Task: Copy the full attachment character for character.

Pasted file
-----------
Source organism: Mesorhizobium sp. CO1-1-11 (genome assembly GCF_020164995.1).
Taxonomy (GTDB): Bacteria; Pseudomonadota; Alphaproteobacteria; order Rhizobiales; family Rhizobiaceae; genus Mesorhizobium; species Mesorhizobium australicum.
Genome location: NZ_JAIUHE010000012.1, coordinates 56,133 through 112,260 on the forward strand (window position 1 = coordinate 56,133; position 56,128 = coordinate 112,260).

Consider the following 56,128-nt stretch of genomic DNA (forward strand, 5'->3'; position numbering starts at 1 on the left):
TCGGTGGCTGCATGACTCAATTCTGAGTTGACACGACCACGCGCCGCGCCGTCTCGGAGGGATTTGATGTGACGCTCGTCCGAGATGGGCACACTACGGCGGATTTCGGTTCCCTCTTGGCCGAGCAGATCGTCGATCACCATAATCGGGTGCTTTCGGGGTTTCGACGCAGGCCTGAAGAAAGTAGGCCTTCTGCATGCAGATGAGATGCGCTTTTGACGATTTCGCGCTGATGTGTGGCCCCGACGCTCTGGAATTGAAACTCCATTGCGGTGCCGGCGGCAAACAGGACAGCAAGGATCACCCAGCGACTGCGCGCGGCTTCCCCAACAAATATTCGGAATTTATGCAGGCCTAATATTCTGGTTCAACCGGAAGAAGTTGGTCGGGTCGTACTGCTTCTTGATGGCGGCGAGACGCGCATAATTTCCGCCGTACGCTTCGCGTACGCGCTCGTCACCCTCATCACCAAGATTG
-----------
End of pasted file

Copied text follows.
Source organism: Mesorhizobium sp. CO1-1-11 (genome assembly GCF_020164995.1).
Taxonomy (GTDB): Bacteria; Pseudomonadota; Alphaproteobacteria; order Rhizobiales; family Rhizobiaceae; genus Mesorhizobium; species Mesorhizobium australicum.
Genome location: NZ_JAIUHE010000012.1, coordinates 56,133 through 112,260 on the forward strand (window position 1 = coordinate 56,133; position 56,128 = coordinate 112,260).

Consider the following 56,128-nt stretch of genomic DNA (forward strand, 5'->3'; position numbering starts at 1 on the left):
TCGGTGGCTGCATGACTCAATTCTGAGTTGACACGACCACGCGCCGCGCCGTCTCGGAGGGATTTGATGTGACGCTCGTCCGAGATGGGCACACTACGGCGGATTTCGGTTCCCTCTTGGCCGAGCAGATCGTCGATCACCATAATCGGGTGCTTTCGGGGTTTCGACGCAGGCCTGAAGAAAGTAGGCCTTCTGCATGCAGATGAGATGCGCTTTTGACGATTTCGCGCTGATGTGTGGCCCCGACGCTCTGGAATTGAAACTCCATTGCGGTGCCGGCGGCAAACAGGACAGCAAGGATCACCCAGCGACTGCGCGCGGCTTCCCCAACAAATATTCGGAATTTATGCAGGCCTAATATTCTGGTTCAACCGGAAGAAGTTGGTCGGGTCGTACTGCTTCTTGATGGCGGCGAGACGCGCATAATTTCCGCCGTACGCTTCGCGTACGCGCTCGTCACCCTCATCACCAAGATTG